Crows are smarter than you think…

As human beings, we distinguish ourselves from other animal species of our planet because of our highly developed cognitive abilities that enabled sentient intelligence.  There is no doubt that the human race as a species is the most cognitively advanced species on this planet because of our physical characteristics that we enable with the use of our expanded intelligence.  One of the reasons our brains evolved this way was because our earliest evolutionary ancestors used crude tools to give themselves survival advantages.  Things like sharpening a rock into an arrowhead to use for hunting, or sparking flint to make fire.  These little actions created advancements in our neural networks of our brain and has such continued for millennia through generations allowing the human brain to get to the point that it is at today.

However, just because we have the most developed brain does not mean we are the only animal species who use tools to fulfill needs.  In fact, there are a very small percentage of animal species that have cognitive abilities that allow them to develop skills such as using crude tools.  A new study claims that an endangered species of Hawaiian crow, known as the Alala, can efficiently use sticks as tools.  Now this is not very surprising because it has long been known that some species of crows have the ability to use tools for themselves.  As more species of crows are being discovered to have this shared trait as a natural characteristic of their behavior, it is now being assumed that this is a natural evolutionary trait for crows and not just a consequence of crows being kept in captivity.

The study was being conducted on the endangered species of the Hawaiian crow while 115 Alala were being kept in captivity, because they are extinct in the wild.  The biologists who care for the Alala and conducted this research plan to release captive Alala’s back into the wild at a rate of 12 birds per year for the next four years, in an attempt to save and restore the species back to existence in natural habitats.

3 thoughts on “Crows are smarter than you think…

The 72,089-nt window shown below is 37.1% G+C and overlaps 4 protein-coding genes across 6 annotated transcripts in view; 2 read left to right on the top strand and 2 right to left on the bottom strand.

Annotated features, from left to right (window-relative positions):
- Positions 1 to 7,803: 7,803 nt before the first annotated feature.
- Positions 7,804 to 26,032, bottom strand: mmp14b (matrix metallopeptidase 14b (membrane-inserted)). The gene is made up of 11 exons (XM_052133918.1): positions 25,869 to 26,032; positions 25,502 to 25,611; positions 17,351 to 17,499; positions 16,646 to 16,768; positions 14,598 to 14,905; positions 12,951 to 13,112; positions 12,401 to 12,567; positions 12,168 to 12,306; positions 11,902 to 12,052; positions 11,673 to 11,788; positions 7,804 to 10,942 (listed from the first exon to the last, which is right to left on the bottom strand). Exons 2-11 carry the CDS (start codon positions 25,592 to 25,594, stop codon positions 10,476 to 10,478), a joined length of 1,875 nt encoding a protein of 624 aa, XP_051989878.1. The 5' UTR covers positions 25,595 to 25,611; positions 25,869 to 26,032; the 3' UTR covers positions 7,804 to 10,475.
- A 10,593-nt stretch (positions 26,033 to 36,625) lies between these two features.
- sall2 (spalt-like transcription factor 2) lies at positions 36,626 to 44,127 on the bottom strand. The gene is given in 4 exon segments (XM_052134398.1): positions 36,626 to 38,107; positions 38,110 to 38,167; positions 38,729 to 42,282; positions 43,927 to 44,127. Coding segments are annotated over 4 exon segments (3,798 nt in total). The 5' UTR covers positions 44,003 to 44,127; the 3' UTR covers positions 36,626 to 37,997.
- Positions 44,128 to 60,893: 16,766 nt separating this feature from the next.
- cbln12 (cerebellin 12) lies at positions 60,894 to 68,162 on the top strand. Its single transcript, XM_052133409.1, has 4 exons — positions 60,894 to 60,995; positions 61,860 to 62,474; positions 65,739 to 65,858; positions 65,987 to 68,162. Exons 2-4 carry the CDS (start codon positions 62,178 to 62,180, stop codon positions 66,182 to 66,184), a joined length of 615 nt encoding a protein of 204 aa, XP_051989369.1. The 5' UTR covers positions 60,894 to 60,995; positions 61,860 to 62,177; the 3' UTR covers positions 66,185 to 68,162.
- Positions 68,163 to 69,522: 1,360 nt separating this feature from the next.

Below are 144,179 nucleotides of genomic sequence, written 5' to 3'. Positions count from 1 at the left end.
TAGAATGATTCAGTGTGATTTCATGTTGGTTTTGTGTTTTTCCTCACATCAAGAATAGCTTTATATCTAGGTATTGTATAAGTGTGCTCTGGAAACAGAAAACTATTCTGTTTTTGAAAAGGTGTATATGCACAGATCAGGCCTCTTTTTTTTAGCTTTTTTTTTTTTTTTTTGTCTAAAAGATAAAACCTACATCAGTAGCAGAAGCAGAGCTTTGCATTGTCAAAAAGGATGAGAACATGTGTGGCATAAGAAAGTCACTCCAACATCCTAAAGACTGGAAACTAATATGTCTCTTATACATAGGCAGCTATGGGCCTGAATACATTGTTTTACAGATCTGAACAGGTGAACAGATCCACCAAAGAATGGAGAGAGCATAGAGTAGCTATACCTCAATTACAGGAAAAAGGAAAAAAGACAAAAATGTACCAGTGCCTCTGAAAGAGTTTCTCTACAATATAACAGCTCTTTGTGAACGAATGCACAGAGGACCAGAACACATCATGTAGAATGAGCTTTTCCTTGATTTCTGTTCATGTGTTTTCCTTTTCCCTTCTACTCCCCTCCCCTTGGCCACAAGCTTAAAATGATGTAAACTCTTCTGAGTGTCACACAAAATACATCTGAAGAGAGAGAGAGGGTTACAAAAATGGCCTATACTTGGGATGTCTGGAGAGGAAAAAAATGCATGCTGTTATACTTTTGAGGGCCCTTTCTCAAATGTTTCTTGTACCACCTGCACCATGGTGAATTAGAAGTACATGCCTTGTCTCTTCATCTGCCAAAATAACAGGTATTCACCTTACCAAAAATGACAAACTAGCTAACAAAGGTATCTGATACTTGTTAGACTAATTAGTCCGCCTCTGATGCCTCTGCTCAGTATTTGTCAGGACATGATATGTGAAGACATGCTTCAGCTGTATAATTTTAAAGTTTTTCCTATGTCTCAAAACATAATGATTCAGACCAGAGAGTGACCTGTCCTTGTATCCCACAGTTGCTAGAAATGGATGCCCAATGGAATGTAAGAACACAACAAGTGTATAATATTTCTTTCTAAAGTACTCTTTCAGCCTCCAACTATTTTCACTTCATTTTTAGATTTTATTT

1. Casey Andrew Schaum

    Using a tool is something I never thought a crow would be able to do. I wish the crows here in Pennsylvania were as cool as the ones in Hawaii. This leads me to wondering if other birds could possibly use tools as well. One thing I know for sure is that I hope they never learn to use them as sufficiently as humans. That would be scary.

  2. Melanie Dawn Weltner

    Very interesting topic to discuss. Do you believe crows are smarter than they are perceived? I for one think we underestimate a lot of animals intelligence due to the fact that we see ourselves as superior in the animal kingdom, but could it be there are animals that actually may even be smarter than us? I once had a pet pig and never before did I think pigs were so intelligent, but we were able to teach her tricks in a matter or days. For example, she would sit on command and roll over. That is not the most interesting part though, she actually figured out where we kept all our food and would mercilessly break into our refrigerator because throughout living with us she took note that when we the humans were hungry we would go up to this white box and magically have food. Now I have three dogs and they never tried to break into the fridge. I love the idea that animals harbor a lot of intelligence that is unknown to the naked eye of a human and I hope as time progresses we will be able to figure out some way to measure the intelligence of a variety of different creatures and truly figure out how smart they really are.

  3. Jovian Ebony Osborne-pantlitz

    Wow! I’m learning a lot today from blog post. This is interesting seeing that crows do not have thumbs. I imagine that whatever tool they use, requires the use of their beaks and not their claws. But my question here is , do you think releasing the crows is a smart idea? Seeing that their “natural” animal instinct has been misconstrued due to routined behavior while being held captive. In the article below speaks about animals who have gone extinct once released:

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